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City plans to move O’Bryant High School to West Roxbury complex

Move allows Madison Park Vocational Technical High School to expand

Yawu Miller
Yawu Miller is the former senior editor of the Bay State Banner. He has written for the Banner since 1988.... VIEW BIO
City plans to move O’Bryant High School to West Roxbury complex
The West Roxbury Education Complex will undergo a thorough renovation beginning in 2025. PHOTO: YAWU MILLER

Five years ago, the Boston School Committee voted to close the West Roxbury Education Complex, citing city reports that the school building was unsafe.

Now, the city is proposing a new life for the complex, and for two of the city’s high schools. Mayor Michelle Wu announced Monday the John D. O’Bryant School of Mathematics and Technology will relocate in the coming years to a renovated West Roxbury Education Complex building.

Speaking during a press briefing Monday, Wu said the move is part of the district’s long-term plans to rebuild and renovate high school buildings to better accommodate the needs of students and provide facilities such as gymnasiums, auditoriums and lab space to all schools.

The move will allow Madison Park Vocational Technical High School to expand in the building it currently shares with the O’Bryant on Malcolm X Boulevard in Roxbury, and, Wu said, improve the O’Bryant as well.

“This would allow for the O’Bryant to really have a fully built-out commitment to STEM (science, technology, engineering and math), all the spaces for the engineering programs that the young people told us they wish they had,” Wu said during the Monday briefing. “They wish that there were more opportunities to really dive into being a math and science school and partner with employers and other institutions and that we would have the space there to fully build out those partnerships.”

Wu said the new facility also will allow the O’Bryant to expand its student body from the current enrollment of just under 1,600 students to 2,000.

“There will be a brand-new high school campus in that location,” Wu said of the process.

The West Roxbury Education Complex will undergo a thorough renovation beginning in 2025, according to BPS Chief of Capital Planning Del Stanislaus.

“We’re not knocking it down,” she said of the complex. “It will be a thorough gut-renovation of the building, down to the studs.”

Stanislaus did not give an estimate of when the project would be completed.

The closure of the complex in 2018 sparked controversy, as students complained BPS officials did not sufficiently accommodate the two school communities sharing the building — Urban Science Academy and West Roxbury Academy. Students with autism who received educational services at West Roxbury Academy were transferred to general education classes with no special accommodations.

While school officials, backed by the city’s Inspectional Services Division, said the complex was unsafe for students, shortly after it closed, the Boston Police Department began using the buildings for trainings.

City councilors, including Wu, who was an at-large councilor at that time, signed a letter criticizing BPS for implementing a school closure without adequate short-term and long-term planning for the students. Students who were taught in supportive classrooms at West Roxbury Academy were transferred to schools including the Jeremiah Burke, where few if any services for autistic students were available.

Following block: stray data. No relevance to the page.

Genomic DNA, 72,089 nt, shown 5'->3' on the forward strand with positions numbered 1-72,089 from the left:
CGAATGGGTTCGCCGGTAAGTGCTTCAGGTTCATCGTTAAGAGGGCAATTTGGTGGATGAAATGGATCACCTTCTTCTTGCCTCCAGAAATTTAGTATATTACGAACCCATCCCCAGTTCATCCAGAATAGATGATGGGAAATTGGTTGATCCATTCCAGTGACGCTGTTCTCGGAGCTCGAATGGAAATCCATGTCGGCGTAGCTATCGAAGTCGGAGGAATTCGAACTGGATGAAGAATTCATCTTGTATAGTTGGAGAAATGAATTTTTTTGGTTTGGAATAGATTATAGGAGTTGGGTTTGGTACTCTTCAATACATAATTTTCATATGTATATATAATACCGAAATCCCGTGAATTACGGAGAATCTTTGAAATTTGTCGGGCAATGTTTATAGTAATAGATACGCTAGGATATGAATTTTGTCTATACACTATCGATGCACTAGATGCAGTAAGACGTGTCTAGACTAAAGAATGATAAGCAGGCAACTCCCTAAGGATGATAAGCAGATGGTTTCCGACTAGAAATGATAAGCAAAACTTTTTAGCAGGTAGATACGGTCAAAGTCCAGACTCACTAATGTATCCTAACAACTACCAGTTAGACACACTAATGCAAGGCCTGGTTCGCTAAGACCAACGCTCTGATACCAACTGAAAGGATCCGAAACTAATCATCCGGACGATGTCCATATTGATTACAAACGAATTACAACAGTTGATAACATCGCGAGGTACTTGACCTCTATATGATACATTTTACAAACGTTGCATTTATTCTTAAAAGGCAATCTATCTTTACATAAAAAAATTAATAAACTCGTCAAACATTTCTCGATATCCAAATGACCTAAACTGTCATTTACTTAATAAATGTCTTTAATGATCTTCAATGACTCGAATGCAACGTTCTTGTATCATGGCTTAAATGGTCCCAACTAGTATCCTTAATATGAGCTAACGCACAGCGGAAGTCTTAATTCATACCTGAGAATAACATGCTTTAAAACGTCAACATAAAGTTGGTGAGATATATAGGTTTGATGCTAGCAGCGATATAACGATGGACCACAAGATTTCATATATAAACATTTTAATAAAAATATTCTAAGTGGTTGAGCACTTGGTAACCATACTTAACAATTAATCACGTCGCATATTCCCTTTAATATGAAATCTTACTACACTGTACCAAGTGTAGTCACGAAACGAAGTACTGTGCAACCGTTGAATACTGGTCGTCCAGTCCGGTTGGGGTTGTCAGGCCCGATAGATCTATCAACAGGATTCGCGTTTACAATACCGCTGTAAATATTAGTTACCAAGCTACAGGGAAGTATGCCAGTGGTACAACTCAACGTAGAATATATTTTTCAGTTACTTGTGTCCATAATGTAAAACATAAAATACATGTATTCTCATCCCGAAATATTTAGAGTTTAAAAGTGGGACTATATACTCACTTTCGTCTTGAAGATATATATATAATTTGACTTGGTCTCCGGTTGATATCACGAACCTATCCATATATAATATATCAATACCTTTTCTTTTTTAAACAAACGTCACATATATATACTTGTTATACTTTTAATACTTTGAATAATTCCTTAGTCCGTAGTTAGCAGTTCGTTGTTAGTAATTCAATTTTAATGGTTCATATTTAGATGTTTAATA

Asked whether the district had compiled information on where students from the two closed schools ended up, Skipper said they hadn’t.

“I don’t think a formal study has been done to be honest with you, where the students went,” she said.

Skipper said the planned renovation of the West Roxbury building is part of a larger initiative to strengthen the city’s high schools that will include expanding students’ access to college coursework, increasing access to Advanced Placement courses and renovating school buildings. The district also plans to implement a “hub schools” strategy, fostering connections between schools and area businesses and nonprofits through which students would have options for internships and jobs.

The O’Bryant’s move from the Madison Park building will enable the vocational-technical school to expand its student body and course offerings as well.

Wu said the district’s efforts to improve its high schools will expand opportunities for all high school students.

“The high school experience is so fragmented and high-stress for families making decisions. We want to be a district where the offerings and the opportunities within our district match the possibilities and potential that the anchor institutions surrounding us, the economic opportunities around us, really are providing for the larger community. That has to connect to and start with serving our students,” she said.

Skipper said BPS has not yet determined the cost of renovations at the West Roxbury campus. The city will not rely on state funding for the project, she said.

Madison Park High School, when it was completed in 1978,  was the largest school building east of the Mississippi River and housed both the high school and the Hubert H. Humphrey Occupational Resource Center — a vocational technical school that was part of Madison Park High School. The O’Bryant — then Boston Technical High School — was then housed in the Townsend Street building that was formerly Roxbury Memorial High School.

In 1991, Boston Latin Academy moved into the Roxbury Memorial building while the O’Bryant moved into the Madison Park building. Madison Park High School now occupies the Humphrey Center portion of the building complex.

Madison Park Vocational Technical High School, Mayor Michelle Wu, O'Bryant High School, West Roxbury Education Complex